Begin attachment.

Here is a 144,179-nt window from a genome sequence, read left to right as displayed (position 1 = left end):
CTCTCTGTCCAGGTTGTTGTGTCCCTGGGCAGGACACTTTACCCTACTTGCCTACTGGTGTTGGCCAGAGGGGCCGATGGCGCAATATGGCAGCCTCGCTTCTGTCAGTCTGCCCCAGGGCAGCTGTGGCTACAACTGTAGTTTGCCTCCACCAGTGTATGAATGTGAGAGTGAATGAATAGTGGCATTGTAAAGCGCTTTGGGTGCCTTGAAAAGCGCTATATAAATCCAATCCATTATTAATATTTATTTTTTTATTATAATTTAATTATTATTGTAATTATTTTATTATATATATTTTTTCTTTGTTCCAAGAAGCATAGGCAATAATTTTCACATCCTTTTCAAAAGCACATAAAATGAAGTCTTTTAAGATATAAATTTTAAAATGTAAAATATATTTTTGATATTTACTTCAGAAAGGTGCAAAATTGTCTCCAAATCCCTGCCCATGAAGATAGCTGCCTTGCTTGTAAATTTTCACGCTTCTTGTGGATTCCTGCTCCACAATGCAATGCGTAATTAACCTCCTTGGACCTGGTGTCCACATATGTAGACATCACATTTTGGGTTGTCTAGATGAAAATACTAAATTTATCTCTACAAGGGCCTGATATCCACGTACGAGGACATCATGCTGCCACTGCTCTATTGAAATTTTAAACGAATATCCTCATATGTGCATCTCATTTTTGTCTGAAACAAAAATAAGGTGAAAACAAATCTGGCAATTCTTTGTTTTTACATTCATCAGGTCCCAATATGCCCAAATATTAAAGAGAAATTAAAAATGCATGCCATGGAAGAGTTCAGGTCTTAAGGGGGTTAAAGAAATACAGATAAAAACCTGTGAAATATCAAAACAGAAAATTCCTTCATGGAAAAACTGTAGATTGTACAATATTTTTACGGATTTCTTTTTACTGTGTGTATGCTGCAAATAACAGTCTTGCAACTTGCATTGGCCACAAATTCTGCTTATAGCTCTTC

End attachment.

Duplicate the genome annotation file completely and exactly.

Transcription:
Here is a 144,179-nt window from a genome sequence, read left to right as displayed (position 1 = left end):
CTCTCTGTCCAGGTTGTTGTGTCCCTGGGCAGGACACTTTACCCTACTTGCCTACTGGTGTTGGCCAGAGGGGCCGATGGCGCAATATGGCAGCCTCGCTTCTGTCAGTCTGCCCCAGGGCAGCTGTGGCTACAACTGTAGTTTGCCTCCACCAGTGTATGAATGTGAGAGTGAATGAATAGTGGCATTGTAAAGCGCTTTGGGTGCCTTGAAAAGCGCTATATAAATCCAATCCATTATTAATATTTATTTTTTTATTATAATTTAATTATTATTGTAATTATTTTATTATATATATTTTTTCTTTGTTCCAAGAAGCATAGGCAATAATTTTCACATCCTTTTCAAAAGCACATAAAATGAAGTCTTTTAAGATATAAATTTTAAAATGTAAAATATATTTTTGATATTTACTTCAGAAAGGTGCAAAATTGTCTCCAAATCCCTGCCCATGAAGATAGCTGCCTTGCTTGTAAATTTTCACGCTTCTTGTGGATTCCTGCTCCACAATGCAATGCGTAATTAACCTCCTTGGACCTGGTGTCCACATATGTAGACATCACATTTTGGGTTGTCTAGATGAAAATACTAAATTTATCTCTACAAGGGCCTGATATCCACGTACGAGGACATCATGCTGCCACTGCTCTATTGAAATTTTAAACGAATATCCTCATATGTGCATCTCATTTTTGTCTGAAACAAAAATAAGGTGAAAACAAATCTGGCAATTCTTTGTTTTTACATTCATCAGGTCCCAATATGCCCAAATATTAAAGAGAAATTAAAAATGCATGCCATGGAAGAGTTCAGGTCTTAAGGGGGTTAAAGAAATACAGATAAAAACCTGTGAAATATCAAAACAGAAAATTCCTTCATGGAAAAACTGTAGATTGTACAATATTTTTACGGATTTCTTTTTACTGTGTGTATGCTGCAAATAACAGTCTTGCAACTTGCATTGGCCACAAATTCTGCTTATAGCTCTTC